There are times where you can blind cast for carp, but I will tell you it isn’t a pattern you can depend on. If carp move into rocky banks or riprap they are often feeding aggressively on crayfish, insects and baitfish and working these areas with a bugger, craw pattern or Clouser minnow can be effective, or at least yield some bass. And yes I said carp feed on baitfish, I have witnessed on more than a few occasions, carp actively chasing schools of bait.

A few of Ryan's Carp Nuggets
Speaking more on flies, keep it simple and natural. Simple craw patterns and nymphs are my goto’s . Larger craws in #2 and #4 and nymphs in #4- #8s with good strong sharp hooks are the weapons of choice. Think earth tones, browns, olives, rusty orange etc. If the water is dingy or downright muddy black and chartreuse are excellent. Pretend you are trout fishing and match the hatch and the habitat. Rubber legs are always a good idea too. My favorite carp fly is a short rabbit strip on dumbbell eyes with a dubbing body and some nice rubber or silicone legs. My next favorite is the Clouser swimming nymph, which I was turned on to by the guy that wrote the book on carp fly fishing, Brad Befus. A sparse olive wooly bugger is hard to beat too, and produced my largest carp, a 47# grassy!

The White Amur, AKA Grassy

You can catch carp on dries, and if you spend enough time on the water you will inevitably see carp
feeding in the surface. Keep some midges in your box in all stages: larvae, pupae/emergers, adults. Hoppers fished near the banks in late summer will also work. I have had some killer fun at night catching caddis slurping carp too. If you have a body of water with cottonwood trees or mulberry bushes on the banks you owe it to yourself to have some flies that represent both. A few white CDC feathers on a hook worked for me when they are eating cottonwood seeds and a burgundy/purple spun deer hair bug will represent mulberries effectively. Mulberry flies not goofy enough for you?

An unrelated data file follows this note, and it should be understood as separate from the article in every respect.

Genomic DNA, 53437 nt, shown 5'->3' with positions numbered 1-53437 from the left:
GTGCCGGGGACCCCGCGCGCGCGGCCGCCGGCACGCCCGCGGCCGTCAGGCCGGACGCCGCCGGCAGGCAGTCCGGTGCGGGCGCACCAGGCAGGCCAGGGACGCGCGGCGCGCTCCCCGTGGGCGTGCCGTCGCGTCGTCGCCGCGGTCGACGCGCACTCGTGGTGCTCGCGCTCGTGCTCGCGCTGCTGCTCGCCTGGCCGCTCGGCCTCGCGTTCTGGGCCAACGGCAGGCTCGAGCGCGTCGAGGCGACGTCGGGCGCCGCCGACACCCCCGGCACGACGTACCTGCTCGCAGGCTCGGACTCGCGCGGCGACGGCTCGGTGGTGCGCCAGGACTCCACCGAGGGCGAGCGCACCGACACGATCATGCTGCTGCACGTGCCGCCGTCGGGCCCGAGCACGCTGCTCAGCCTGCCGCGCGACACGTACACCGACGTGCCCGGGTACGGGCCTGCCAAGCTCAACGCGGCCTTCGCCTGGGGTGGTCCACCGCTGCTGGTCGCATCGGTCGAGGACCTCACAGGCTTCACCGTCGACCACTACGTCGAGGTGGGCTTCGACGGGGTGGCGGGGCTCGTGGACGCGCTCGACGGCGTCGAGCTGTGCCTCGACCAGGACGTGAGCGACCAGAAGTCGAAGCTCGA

Say what?  Bread fly, *patent pending*
Chum up some fish with bread and try to get them to eat an elk hair bread fly, serious fun and a total challenge.

So what about the gear you ask? It really depends on the average fish you are fishing for. If most of the fish in your water are 1-5lbs, your 5wt trout rod like a Winston BIIIx, NRX LP or Sage One will do the job perfectly. If you are stalking bigger fish I recommend at least a 6wt and I prefer a softer 7wt like the Winston BIIIx. You need to have a rod with some delicacy to present a fly to these fish and both the Sage and the Winston fit the bill. Your reel should have a great drag. My favorite is the Tibor BackCountry wide, but a Lamson Litespeed, Galvan Torque, or Ross Evolution in the appropriate size are all great choices.
Limited edition 1 of 2 Carp Engraved Tibors 
Fly line choice is equally as important. You can do most carpin’ with a floating line, but carp addiction will lead you to add an intermediate sink tip (Rio InTouch Streamer Tip) and intermediate full sink (Rio InTouch Camolux) to your arsenal. The floating line should be delicate, but also be able to handle bigger bugs and wind. The InTouch Rio Gold is a great choice, and if you have a softer rod the InTouch Trout LT is even better. These new InTouch lines from Rio will really help you detect subtle takes with their low stretch braided core. Bonefish or heavy trout leaders in 8-12# are ideal and if you are fishing subsurface I highly recommend fluorocarbon especially in clear water.

Inner City Carpin'!

There is no hard and fast method to catch carp on the fly, and that’s half the fun.  The beauty of these fish is that they live almost everywhere in the US and most of the world and rarely have the pressure of more glorified species. Take some of my advice or try your own ideas, but my message to you is by all means go try some carpin’.

The Bearded Pescador

Ryan Van Duzor
Gorge Fly Shop | Product Specialist